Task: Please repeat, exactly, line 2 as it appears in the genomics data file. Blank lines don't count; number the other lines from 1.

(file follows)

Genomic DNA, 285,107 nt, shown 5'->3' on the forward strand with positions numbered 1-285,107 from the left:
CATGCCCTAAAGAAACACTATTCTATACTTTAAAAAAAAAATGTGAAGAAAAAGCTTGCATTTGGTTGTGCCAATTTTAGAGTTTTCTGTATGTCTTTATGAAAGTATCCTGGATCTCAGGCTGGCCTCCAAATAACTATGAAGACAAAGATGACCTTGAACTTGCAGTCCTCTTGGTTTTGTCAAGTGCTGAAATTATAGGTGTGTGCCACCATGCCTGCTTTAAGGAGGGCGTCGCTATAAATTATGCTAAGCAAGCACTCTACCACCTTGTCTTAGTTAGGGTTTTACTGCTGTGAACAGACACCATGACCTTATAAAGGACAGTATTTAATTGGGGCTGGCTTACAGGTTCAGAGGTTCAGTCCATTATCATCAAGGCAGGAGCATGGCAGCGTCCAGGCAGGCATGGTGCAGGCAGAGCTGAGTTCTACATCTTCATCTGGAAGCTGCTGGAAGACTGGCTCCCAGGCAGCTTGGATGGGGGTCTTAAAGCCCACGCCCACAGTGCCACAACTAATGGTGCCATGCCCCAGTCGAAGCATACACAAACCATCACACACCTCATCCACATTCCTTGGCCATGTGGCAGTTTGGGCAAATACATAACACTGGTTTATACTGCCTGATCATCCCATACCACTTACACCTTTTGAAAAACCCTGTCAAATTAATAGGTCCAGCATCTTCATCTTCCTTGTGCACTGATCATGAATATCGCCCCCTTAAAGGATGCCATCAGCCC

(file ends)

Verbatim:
CATGCCCTAAAGAAACACTATTCTATACTTTAAAAAAAAAATGTGAAGAAAAAGCTTGCATTTGGTTGTGCCAATTTTAGAGTTTTCTGTATGTCTTTATGAAAGTATCCTGGATCTCAGGCTGGCCTCCAAATAACTATGAAGACAAAGATGACCTTGAACTTGCAGTCCTCTTGGTTTTGTCAAGTGCTGAAATTATAGGTGTGTGCCACCATGCCTGCTTTAAGGAGGGCGTCGCTATAAATTATGCTAAGCAAGCACTCTACCACCTTGTCTTAGTTAGGGTTTTACTGCTGTGAACAGACACCATGACCTTATAAAGGACAGTATTTAATTGGGGCTGGCTTACAGGTTCAGAGGTTCAGTCCATTATCATCAAGGCAGGAGCATGGCAGCGTCCAGGCAGGCATGGTGCAGGCAGAGCTGAGTTCTACATCTTCATCTGGAAGCTGCTGGAAGACTGGCTCCCAGGCAGCTTGGATGGGGGTCTTAAAGCCCACGCCCACAGTGCCACAACTAATGGTGCCATGCCCCAGTCGAAGCATACACAAACCATCACACACCTCATCCACATTCCTTGGCCATGTGGCAGTTTGGGCAAATACATAACACTGGTTTATACTGCCTGATCATCCCATACCACTTACACCTTTTGAAAAACCCTGTCAAATTAATAGGTCCAGCATCTTCATCTTCCTTGTGCACTGATCATGAATATCGCCCCCTTAAAGGATGCCATCAGCCC